With a year-to-date return of 21.9%, JetBlue Airways (JBLU) stock is one of the airline industry’s top performers. The stock has outperformed the Dow Jones and iShares Transportation Average ETF (IYT), which are up 19.1% and 18.3%, respectively, this year.
Meanwhile, many of JetBlue’s peers have failed to keep up with the broader market. Spirit Airlines (SAVE) and American Airlines (AAL) have been the weakest, falling 35% and 10.4%, respectively, this year. In contrast, Southwest Airlines (LUV) has risen 24% this year, and Delta Air Lines (DAL) and United Airlines (UAL) have risen 13.3% and 10.4%.
Analysts’ views on JetBlue stock
Analysts are optimistic about JetBlue’s near-term performance. And after the company’s third-quarter earnings release on October 22, they became more bullish. Before the announcement, about 33% of analysts covering JetBlue suggested “buy.” That proportion now stands at 50%. Their average target for JetBlue has also increased, by 5.7% to $21.81. The target price implies an 11.5% upside over the next year.
On November 13, UBS analyst Myles Walton initiated coverage of the stock with a “buy” rating. He thinks JetBlue stock could reach $25, implying a 28% upside from its closing price of $19.57 yesterday. Barron’s reports Walton’s earnings estimate is higher than Wall Street’s average forecast. He expects other analysts to also raise their earnings estimates, which could further boost JetBlue stock.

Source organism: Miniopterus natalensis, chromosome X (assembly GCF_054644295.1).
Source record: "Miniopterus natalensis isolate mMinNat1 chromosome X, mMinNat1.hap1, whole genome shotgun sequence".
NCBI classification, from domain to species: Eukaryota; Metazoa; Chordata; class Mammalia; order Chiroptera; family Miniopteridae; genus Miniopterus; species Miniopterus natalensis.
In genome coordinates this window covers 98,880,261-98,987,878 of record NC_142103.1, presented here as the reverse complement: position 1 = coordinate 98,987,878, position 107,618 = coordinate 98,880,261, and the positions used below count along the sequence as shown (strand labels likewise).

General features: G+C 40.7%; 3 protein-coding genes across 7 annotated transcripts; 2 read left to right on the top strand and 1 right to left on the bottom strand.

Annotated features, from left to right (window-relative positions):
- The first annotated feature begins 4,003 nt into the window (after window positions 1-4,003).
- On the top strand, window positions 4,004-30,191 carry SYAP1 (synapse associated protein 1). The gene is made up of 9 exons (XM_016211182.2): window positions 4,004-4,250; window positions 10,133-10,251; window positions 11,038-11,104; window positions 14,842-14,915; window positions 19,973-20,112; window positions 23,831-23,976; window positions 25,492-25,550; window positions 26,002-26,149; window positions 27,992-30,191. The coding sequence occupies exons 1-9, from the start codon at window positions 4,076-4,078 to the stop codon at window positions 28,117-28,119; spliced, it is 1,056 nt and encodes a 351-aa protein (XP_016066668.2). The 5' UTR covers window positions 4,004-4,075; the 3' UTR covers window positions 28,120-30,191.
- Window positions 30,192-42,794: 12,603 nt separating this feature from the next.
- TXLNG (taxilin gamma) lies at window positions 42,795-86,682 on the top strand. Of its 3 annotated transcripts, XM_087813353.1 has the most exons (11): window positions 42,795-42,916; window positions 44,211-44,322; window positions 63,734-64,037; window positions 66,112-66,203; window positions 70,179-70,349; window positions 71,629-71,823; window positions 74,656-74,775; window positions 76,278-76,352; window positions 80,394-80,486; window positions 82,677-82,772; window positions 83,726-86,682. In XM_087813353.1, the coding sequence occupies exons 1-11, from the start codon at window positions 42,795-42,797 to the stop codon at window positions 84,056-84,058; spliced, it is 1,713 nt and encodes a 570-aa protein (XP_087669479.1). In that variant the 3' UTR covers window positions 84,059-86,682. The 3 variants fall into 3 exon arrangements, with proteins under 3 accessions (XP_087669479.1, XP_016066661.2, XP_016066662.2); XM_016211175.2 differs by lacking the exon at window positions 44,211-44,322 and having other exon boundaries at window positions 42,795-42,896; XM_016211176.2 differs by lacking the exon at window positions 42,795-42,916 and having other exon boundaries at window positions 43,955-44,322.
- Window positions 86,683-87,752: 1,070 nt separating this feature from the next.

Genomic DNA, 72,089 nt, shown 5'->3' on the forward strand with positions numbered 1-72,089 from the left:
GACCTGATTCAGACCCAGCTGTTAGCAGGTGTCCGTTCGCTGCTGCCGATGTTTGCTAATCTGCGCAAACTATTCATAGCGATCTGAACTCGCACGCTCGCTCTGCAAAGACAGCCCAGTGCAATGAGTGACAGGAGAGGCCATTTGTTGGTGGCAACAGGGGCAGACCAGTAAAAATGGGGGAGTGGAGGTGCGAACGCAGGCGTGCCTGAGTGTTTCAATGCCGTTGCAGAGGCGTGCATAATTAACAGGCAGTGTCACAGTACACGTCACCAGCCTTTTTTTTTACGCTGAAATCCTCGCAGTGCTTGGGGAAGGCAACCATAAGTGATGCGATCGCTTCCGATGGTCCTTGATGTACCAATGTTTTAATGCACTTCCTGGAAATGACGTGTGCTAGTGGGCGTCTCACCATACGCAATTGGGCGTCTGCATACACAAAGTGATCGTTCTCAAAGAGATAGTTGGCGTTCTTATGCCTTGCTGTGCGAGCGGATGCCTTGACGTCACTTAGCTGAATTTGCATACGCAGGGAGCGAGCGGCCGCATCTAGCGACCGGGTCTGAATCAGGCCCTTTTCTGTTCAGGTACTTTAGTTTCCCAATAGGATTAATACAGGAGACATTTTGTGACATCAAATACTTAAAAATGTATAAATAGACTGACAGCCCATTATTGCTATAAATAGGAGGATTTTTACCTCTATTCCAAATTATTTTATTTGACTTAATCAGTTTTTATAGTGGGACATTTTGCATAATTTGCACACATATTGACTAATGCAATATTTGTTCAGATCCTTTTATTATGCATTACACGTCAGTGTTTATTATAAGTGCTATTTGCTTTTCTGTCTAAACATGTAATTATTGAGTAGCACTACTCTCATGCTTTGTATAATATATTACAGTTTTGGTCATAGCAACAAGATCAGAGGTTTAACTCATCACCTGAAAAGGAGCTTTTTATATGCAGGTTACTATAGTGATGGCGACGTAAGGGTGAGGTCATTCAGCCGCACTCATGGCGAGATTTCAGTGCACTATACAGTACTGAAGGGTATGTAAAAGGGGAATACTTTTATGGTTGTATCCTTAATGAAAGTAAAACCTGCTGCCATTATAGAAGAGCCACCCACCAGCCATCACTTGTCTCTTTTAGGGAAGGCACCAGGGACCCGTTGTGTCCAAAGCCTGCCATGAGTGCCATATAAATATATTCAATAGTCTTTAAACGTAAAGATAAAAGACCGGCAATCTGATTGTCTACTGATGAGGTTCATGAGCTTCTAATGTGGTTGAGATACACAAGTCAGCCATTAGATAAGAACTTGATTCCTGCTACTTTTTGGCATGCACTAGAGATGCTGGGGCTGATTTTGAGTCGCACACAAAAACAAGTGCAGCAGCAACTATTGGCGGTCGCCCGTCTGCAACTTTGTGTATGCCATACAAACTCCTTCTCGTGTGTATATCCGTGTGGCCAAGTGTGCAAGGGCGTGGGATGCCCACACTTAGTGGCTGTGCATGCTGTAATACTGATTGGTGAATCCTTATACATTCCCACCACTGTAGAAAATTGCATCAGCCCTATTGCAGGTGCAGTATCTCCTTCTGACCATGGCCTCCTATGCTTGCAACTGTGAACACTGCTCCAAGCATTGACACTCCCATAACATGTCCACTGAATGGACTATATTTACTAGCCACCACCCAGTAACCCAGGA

JPMorgan Chase analyst Jamie Baker is also optimistic about JetBlue. The analyst is impressed with the company’s fiscal 2020 earnings outlook, and believes JetBlue could continue beating Wall Street’s expectations. On October 28, the analyst upgraded the stock to “overweight” from “neutral” and raised its target price by one dollar to $24. Other target price increases for JetBlue stock after the company’s Q3 results were as follows:
- Morgan Stanley increased its target by approximately 11% to $21.
- Evercore ISI raised it to $24 from $21.
- Cowen raised its target price by a dollar to $20.
Impressive cost-saving initiatives
The company’s efficient cost management seems to be driving its earnings higher. Through its structural cost program, JetBlue intends to save $250 million–$300 million in ex-fuel costs annually through 2020. In last year’s fourth-quarter results, JetBlue revealed it had saved $199 million through the program.
Moreover, in this year’s third quarter, the company’s ex-fuel operating expenses rose less than expected. JetBlue’s ex-fuel cost per available seat mile rose 0.3% year-over-year, whereas it had guided for a 0.5%–2.5% increase.